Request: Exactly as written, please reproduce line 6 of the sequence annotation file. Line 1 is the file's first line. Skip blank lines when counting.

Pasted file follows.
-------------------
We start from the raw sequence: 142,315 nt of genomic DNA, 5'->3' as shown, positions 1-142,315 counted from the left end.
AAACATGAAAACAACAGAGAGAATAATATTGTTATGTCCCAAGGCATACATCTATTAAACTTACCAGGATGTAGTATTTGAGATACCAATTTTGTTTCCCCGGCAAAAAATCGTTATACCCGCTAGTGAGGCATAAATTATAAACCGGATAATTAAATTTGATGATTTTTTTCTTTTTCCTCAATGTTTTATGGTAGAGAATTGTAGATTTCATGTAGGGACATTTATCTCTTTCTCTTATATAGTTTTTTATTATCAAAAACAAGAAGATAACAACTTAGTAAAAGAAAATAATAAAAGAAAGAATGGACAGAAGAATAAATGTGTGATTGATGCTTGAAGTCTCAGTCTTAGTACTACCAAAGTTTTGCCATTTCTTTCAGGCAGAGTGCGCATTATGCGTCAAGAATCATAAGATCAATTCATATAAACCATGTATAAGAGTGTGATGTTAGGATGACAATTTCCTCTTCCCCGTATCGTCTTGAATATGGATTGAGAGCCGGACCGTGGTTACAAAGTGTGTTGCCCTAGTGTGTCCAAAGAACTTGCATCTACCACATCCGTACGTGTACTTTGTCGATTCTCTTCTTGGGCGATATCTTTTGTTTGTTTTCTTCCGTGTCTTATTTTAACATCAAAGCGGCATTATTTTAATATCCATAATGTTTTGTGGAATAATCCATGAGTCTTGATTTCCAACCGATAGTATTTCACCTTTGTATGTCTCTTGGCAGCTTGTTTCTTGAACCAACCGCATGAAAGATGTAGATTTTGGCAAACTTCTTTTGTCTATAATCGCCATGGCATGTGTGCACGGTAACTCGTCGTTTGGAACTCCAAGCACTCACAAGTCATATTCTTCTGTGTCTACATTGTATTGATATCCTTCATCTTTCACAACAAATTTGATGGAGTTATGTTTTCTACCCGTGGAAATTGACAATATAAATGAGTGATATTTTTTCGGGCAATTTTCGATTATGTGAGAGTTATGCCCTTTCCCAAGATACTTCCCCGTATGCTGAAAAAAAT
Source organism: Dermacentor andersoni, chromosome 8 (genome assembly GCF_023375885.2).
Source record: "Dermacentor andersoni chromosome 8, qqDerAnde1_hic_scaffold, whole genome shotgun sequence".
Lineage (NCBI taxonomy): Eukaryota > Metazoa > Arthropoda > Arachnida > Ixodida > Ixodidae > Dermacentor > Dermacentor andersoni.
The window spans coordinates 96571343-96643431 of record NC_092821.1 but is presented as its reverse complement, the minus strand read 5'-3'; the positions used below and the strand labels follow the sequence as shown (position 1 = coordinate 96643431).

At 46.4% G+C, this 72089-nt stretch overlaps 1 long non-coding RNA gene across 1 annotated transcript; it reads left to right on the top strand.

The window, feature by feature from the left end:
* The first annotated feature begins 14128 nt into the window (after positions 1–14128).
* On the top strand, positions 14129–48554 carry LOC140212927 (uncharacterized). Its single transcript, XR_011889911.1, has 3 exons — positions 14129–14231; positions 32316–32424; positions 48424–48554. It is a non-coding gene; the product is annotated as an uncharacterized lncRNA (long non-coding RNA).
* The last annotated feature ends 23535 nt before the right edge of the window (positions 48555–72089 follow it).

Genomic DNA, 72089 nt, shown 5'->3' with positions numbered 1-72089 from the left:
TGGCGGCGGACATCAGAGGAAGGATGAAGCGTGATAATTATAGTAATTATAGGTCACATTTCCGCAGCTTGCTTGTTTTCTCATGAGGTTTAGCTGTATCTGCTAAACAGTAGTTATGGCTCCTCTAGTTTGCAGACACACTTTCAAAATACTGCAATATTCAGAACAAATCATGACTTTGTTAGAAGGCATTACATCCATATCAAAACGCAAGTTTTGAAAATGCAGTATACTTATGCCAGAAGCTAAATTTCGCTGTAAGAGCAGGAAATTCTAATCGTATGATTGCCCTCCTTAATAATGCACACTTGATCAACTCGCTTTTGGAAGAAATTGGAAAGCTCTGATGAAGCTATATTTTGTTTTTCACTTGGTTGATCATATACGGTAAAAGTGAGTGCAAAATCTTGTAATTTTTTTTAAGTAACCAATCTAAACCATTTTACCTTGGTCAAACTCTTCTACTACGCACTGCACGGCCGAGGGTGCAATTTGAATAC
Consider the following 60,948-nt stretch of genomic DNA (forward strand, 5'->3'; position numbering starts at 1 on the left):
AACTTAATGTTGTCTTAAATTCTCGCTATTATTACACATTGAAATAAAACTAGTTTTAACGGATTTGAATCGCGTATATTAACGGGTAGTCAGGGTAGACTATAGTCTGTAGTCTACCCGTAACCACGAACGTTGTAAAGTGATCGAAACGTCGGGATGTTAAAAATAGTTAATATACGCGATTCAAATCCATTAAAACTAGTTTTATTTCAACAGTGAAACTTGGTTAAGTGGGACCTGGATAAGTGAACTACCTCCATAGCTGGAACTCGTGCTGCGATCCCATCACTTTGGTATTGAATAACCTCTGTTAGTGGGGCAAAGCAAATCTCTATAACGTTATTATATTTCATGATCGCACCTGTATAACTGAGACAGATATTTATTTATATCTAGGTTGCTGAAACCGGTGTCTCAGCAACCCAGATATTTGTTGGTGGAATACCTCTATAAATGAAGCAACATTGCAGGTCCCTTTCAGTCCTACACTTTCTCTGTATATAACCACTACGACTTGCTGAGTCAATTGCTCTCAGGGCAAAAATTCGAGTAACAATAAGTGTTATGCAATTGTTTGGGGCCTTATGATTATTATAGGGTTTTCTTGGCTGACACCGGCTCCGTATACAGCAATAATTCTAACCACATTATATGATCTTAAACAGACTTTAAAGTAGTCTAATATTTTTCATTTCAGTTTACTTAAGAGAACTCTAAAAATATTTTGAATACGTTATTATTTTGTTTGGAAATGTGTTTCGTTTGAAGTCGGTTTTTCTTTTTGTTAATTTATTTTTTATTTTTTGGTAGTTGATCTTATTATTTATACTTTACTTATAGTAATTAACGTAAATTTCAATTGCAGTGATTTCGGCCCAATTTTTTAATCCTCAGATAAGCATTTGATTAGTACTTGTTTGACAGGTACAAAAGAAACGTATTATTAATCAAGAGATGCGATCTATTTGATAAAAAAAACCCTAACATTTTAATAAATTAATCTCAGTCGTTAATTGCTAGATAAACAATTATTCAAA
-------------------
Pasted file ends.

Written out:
The window spans coordinates 96571343-96643431 of record NC_092821.1 but is presented as its reverse complement, the minus strand read 5'-3'; the positions used below and the strand labels follow the sequence as shown (position 1 = coordinate 96643431).